Board urges talks, stands by offers

A federal mediator has set up talks between the university and both unions.
YOUNGSTOWN -- The Youngstown State University Board of Trustees asked that contract negotiations resume today to end strikes by the university's faculty and classified employees, but the board is unwilling to sweeten the pot for either group.
The board said it stands by the university's latest contract offers.
The response to the board's call to resume talks didn't take long.
The federal mediator handling both cases contacted negotiators from both unions shortly after the board meeting to say talks would be held with the faculty at 10 a.m. today at the Butler Institute of American Art on Wick Avenue and with the classified (nonteaching) employees at 1 p.m.
A spokeswoman for the nonteachers union, the Association of Classified Employees, said a location for its meeting wasn't immediately determined.
The board, acting as its Internal Affairs Committee, held a nearly three-hour closed-door session Wednesday on the status of the strikes by 380 members of the faculty union and 400 members of ACE.
The faculty strike began Tuesday while the classified employees walked out Aug. 16.
Sought input
At one point, the board called in representatives of the Student Government Association to get their input on the situation before emerging to read a prepared statement that, in essence, held fast to the university's last contract offers, yet urged that negotiations resume today.
The SGA had tried to help, taking action on its own early Wednesday to secure rooms in the Newman Center for the faculty bargaining team to meet with university negotiators beginning at 9 a.m. today and for the ACE team to meet with university representatives beginning at 9 a.m. Friday.
Representatives of both unions had said their teams would be there, ready to negotiate, but the call from the mediator makes that trip unnecessary.
"Both sides have been calling for continued negotiations, but none have been scheduled thus far," SGA President Bob McGovern said early Wednesday, explaining why the SGA took action to see that a time and place were available.
The university said it would release a contingency plan at 3 p.m. today as to what action will be taken should settlements not be reached by the start of classes Monday.
Legislators chime in
State legislators also urged the sides to get together.
Senators Robert Hagan and Marc Dann and Representatives Sylvester Patton, Kenneth Carano, Sandra Stabile-Harwood and John Boccieri jointly sent a letter Wednesday to the president of the ACE union, a chief negotiator for the university and the federal mediator urging that talks resume immediately.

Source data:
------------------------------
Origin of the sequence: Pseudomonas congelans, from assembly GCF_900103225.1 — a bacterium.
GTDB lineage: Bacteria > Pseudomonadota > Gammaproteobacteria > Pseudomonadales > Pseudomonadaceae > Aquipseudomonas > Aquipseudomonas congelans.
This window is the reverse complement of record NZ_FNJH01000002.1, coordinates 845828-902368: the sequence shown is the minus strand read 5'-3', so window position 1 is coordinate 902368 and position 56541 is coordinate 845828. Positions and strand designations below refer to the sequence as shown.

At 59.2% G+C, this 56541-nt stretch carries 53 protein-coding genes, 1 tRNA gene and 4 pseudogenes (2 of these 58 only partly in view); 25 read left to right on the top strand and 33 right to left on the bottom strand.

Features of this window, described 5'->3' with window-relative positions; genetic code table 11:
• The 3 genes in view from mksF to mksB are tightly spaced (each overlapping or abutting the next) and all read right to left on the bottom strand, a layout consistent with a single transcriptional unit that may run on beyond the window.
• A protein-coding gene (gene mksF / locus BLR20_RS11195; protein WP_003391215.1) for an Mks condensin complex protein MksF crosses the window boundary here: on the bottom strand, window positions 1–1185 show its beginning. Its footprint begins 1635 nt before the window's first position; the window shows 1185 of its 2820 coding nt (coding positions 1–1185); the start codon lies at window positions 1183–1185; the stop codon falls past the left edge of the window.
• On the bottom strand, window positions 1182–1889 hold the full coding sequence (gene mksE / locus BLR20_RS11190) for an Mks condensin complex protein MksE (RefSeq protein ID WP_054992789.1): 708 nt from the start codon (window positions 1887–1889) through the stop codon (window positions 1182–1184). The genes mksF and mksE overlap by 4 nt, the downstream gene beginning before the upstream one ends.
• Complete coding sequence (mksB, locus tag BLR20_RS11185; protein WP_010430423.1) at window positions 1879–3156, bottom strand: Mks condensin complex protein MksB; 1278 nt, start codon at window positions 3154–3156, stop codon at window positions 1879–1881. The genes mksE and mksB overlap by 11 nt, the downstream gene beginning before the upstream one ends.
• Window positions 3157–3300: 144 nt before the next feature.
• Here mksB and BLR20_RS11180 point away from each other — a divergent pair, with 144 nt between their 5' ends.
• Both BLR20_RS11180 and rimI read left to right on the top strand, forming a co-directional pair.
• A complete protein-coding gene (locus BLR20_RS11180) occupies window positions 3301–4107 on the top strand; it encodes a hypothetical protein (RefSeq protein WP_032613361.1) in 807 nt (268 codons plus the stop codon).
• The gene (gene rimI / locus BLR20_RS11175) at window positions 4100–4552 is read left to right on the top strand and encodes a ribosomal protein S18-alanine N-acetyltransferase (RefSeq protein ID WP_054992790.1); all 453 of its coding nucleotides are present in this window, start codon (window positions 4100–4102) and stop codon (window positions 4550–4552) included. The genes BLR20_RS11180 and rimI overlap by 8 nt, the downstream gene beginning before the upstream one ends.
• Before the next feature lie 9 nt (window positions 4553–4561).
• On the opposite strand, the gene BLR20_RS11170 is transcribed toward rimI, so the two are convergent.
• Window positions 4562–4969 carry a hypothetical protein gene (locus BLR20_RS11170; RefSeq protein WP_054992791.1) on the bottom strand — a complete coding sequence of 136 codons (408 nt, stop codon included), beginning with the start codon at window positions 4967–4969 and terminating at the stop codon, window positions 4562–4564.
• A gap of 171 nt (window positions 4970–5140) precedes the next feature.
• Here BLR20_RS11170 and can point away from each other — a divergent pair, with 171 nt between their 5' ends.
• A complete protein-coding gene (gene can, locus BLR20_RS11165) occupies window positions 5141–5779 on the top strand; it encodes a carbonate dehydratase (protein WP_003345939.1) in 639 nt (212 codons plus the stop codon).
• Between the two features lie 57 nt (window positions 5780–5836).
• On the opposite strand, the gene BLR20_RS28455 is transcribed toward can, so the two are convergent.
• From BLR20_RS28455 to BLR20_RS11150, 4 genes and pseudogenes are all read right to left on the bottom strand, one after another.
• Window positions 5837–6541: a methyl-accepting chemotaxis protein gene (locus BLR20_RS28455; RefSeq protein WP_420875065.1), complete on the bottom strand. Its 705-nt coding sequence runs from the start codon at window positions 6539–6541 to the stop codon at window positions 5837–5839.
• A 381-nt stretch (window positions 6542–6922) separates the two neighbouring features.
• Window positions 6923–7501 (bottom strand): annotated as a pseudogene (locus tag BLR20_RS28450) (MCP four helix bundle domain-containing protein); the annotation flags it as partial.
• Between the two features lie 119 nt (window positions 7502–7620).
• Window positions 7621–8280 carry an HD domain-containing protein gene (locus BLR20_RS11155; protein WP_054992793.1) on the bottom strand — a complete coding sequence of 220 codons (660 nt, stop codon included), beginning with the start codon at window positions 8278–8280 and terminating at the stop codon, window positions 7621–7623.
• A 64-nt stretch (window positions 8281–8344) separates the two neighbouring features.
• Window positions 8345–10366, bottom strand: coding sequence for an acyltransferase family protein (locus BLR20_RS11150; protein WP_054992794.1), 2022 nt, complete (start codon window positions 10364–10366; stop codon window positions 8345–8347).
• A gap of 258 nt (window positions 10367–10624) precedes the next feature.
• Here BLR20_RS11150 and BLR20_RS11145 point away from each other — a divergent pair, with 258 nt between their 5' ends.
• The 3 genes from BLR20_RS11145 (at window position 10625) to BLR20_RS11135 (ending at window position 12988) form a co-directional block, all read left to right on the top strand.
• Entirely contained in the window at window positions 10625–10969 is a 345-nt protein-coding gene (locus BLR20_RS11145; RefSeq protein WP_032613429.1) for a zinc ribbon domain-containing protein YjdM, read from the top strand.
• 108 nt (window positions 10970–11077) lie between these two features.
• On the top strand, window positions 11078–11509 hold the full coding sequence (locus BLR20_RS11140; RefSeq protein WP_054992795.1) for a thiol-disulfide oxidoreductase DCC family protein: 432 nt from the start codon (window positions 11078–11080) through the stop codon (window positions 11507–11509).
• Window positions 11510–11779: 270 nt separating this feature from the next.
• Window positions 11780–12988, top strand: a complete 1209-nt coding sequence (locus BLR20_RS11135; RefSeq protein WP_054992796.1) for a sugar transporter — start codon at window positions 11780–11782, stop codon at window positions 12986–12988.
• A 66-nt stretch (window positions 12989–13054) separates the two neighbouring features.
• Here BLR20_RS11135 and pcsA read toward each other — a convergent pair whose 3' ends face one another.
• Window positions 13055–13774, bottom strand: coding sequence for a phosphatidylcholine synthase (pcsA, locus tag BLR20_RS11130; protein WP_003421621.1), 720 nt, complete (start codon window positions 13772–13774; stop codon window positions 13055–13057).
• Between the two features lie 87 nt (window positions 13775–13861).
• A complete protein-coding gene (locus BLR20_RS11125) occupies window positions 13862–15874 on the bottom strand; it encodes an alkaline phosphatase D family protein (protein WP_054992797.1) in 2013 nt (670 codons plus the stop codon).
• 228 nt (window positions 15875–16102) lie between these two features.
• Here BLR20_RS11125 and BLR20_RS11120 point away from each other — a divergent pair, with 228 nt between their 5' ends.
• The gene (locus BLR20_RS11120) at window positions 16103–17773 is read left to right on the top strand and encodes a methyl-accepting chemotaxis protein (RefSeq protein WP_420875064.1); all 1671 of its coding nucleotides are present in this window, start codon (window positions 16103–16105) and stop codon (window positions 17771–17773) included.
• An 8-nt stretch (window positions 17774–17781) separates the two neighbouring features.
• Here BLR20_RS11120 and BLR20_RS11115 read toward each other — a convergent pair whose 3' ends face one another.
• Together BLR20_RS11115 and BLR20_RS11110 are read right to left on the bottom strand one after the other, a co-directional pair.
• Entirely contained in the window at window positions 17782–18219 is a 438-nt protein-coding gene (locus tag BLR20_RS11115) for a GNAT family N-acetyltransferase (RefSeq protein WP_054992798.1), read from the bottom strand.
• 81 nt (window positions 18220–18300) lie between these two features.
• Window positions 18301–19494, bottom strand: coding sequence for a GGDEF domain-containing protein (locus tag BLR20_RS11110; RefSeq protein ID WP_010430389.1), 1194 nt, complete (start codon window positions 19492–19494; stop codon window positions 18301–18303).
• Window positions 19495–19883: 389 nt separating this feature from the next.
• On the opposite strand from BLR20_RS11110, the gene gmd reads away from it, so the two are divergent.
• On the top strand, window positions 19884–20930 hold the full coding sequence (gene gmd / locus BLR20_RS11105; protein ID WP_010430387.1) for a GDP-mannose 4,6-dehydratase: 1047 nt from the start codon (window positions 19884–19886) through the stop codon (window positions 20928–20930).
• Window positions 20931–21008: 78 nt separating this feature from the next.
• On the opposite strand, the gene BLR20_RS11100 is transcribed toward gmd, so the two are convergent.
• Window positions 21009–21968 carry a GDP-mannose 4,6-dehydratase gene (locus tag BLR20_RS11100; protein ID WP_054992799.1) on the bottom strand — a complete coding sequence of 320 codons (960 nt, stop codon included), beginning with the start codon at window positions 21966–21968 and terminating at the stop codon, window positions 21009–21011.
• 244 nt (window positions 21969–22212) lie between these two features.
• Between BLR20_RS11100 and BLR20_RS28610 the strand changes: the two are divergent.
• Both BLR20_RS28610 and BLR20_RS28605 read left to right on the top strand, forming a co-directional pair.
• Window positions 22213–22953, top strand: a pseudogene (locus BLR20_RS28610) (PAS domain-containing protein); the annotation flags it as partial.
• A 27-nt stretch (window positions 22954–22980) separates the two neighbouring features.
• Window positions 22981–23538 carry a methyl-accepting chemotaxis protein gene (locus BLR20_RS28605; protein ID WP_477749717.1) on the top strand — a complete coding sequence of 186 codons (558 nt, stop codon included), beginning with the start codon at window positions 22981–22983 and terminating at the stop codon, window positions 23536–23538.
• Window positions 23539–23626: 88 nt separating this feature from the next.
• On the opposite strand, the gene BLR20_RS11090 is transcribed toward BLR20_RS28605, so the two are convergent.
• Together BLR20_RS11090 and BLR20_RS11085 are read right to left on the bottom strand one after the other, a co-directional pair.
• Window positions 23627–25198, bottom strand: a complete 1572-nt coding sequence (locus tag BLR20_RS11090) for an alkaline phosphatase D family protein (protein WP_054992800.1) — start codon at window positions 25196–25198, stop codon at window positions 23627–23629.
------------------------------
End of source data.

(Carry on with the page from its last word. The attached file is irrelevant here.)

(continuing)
The legislators suggested the sides work around the clock, if necessary, to reach a settlement.
The two unions have scheduled a joint rally for their members at 2 p.m. today at the First Christian Church on Wick Avenue.
Christine Domhoff, ACE president, said the rally will be held even if negotiations are going on elsewhere.
John Pogue, chairman of the board of trustee's Internal Affairs Committee, read a prepared statement expressing the board's "deep disappointment" that the faculty and classified unions rejected university contract offers and went on strike.
Pogue, of Warren, also expressed concern about the current and potential impact the strikes might have on students, the university and the community it serves, and pledged that the board "will work diligently" to resolve the disputes before Monday.
He pointed out that, in a period of declining state support for YSU, the university has had to impose higher-than-desired tuition increases, including a 6-percent increase this year.
The board is ever mindful of its fiduciary responsibilities to maintain a balanced budget and anticipate future financial demands on the university, he said.
"With that in mind, we affirm the positions that the university's negotiating teams have taken. The board believes that the university's contract offers are reasonable, fair and equitable," he said.
Last offer
The university last offered the faculty a three-year contract with 3-percent annual raises. The proposal also asks that faculty members, for the first time, pay a share of their health care insurance premiums, setting the amount at 1.5 percent of their annual base salary for family coverage and 0.75 percent for single coverage beginning Jan. 1, 2006.
The proposal further calls for a reduction in the pay rate for retired faculty called back to teach classes.
In the ACE negotiations, the two sides had tentatively reached agreement on annual 3-percent raises in a three-year contract, but the university wants ACE employees to begin making the same percentage contributions to their health care premiums beginning Aug. 16.
Domhoff said there are also other issues yet to be resolved.
Bob Hogue, spokesman for the faculty union, said he was encouraged by the board of trustees' call for negotiations but is concerned by the board's stand on the university's contract offer.
If nothing is going to change, there is little point in meeting, he said.

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